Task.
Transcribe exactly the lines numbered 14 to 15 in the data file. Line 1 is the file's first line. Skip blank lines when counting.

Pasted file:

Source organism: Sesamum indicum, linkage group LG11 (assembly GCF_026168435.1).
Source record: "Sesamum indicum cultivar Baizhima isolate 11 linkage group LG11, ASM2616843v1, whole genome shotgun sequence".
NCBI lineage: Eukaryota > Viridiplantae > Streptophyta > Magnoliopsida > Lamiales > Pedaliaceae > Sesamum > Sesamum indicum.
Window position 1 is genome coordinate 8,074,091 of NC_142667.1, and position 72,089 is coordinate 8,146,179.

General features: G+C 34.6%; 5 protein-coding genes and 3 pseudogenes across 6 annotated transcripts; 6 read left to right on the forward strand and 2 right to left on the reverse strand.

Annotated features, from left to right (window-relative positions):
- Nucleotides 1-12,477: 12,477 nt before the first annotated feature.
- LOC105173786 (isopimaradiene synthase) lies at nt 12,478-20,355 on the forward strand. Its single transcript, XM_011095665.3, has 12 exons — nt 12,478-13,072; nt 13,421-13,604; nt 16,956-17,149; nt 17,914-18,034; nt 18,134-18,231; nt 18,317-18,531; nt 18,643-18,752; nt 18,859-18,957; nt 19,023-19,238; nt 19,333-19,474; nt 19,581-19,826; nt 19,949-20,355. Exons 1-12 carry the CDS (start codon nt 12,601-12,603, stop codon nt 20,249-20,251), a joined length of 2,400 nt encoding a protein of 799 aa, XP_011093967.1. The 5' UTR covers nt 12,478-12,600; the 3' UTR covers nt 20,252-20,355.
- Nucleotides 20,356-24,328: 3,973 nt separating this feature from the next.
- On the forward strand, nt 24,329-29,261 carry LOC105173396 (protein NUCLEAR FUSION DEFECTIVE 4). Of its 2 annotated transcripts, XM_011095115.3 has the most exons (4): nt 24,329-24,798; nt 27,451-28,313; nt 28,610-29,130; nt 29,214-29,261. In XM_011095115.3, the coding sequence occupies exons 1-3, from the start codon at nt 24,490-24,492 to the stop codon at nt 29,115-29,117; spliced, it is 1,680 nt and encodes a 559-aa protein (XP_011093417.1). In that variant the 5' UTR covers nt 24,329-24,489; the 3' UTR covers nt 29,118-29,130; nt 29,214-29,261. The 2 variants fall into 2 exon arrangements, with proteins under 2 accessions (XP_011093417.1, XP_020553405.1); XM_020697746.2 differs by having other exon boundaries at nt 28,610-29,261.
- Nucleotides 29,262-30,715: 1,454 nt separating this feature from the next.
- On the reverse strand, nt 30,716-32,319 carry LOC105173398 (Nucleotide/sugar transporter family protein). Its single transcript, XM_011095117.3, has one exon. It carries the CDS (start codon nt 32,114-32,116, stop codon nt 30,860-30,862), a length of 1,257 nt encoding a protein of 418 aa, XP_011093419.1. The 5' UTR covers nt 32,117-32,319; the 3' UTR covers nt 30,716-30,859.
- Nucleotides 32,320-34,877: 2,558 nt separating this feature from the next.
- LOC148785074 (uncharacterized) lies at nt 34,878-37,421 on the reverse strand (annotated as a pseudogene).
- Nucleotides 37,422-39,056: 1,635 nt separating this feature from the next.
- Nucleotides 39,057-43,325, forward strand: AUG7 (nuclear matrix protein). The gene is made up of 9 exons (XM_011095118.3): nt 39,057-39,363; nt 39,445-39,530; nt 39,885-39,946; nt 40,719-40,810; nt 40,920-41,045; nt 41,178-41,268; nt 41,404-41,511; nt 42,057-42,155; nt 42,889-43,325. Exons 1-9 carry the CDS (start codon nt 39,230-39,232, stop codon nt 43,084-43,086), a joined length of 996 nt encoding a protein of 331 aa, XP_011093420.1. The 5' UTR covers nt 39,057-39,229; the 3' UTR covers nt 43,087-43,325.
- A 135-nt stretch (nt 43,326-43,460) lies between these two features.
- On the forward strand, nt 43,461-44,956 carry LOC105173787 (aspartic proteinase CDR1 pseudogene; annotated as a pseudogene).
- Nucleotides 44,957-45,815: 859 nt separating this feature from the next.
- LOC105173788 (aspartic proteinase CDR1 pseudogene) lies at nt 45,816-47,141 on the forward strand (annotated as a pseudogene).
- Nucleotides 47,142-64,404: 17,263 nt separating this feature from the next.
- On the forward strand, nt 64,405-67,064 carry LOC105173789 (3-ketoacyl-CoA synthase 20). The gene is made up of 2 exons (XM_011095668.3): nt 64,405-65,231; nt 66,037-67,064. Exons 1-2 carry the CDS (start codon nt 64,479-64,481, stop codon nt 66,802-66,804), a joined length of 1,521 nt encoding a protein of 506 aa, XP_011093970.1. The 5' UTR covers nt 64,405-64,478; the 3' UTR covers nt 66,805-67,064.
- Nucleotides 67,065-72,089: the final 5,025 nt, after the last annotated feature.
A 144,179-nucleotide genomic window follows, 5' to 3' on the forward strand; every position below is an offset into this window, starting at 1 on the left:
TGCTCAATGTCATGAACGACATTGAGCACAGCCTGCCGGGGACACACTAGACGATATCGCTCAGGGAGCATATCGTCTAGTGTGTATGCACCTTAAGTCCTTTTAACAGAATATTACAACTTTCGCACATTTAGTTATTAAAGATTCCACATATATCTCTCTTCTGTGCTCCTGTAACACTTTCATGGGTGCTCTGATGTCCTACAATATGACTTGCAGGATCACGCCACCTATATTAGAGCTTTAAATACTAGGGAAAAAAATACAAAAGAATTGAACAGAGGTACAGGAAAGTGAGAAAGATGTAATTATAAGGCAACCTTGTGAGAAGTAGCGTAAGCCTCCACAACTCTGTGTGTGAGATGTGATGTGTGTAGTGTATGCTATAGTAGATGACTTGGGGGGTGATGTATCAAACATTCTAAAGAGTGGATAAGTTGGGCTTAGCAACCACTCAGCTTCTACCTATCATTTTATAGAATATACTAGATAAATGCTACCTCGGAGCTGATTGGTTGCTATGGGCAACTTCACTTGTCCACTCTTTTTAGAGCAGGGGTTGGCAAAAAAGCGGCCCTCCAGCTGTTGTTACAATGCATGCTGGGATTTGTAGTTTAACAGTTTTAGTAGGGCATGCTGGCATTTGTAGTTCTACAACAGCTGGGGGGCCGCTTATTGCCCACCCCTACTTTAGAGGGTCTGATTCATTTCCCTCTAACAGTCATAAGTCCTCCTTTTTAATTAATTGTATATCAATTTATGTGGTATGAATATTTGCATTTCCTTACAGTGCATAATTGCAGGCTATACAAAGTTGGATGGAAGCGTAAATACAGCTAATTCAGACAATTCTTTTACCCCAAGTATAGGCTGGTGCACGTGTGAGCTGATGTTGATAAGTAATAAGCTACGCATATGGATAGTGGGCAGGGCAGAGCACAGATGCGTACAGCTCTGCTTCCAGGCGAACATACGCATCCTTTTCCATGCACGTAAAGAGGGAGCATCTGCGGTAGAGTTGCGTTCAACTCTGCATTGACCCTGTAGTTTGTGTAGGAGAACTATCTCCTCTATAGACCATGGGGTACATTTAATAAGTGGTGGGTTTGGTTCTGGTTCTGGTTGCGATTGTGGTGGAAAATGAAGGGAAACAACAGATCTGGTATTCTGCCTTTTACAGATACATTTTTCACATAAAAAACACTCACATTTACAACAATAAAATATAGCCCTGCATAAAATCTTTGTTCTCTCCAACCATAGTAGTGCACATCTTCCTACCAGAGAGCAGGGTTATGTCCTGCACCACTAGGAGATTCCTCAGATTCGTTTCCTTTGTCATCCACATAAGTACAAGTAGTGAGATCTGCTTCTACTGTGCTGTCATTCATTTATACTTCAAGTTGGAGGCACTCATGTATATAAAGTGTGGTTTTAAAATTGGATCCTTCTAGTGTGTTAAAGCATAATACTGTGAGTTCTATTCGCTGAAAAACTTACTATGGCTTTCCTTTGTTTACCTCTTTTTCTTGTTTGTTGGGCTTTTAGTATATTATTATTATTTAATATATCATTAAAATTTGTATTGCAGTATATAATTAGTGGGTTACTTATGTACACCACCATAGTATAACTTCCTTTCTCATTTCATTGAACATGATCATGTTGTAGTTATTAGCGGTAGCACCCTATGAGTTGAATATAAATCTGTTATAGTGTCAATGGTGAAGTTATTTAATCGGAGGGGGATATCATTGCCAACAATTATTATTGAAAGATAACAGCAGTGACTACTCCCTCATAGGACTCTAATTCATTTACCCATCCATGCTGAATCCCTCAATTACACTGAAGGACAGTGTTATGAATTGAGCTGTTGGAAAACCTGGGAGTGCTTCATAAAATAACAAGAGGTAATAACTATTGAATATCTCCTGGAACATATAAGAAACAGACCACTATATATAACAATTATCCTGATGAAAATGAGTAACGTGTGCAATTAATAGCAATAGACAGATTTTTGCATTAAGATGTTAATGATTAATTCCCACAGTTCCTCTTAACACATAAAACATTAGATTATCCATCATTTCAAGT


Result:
- LOC148785074 (uncharacterized) lies at nt 34,878-37,421 on the reverse strand (annotated as a pseudogene).
- Nucleotides 37,422-39,056: 1,635 nt separating this feature from the next.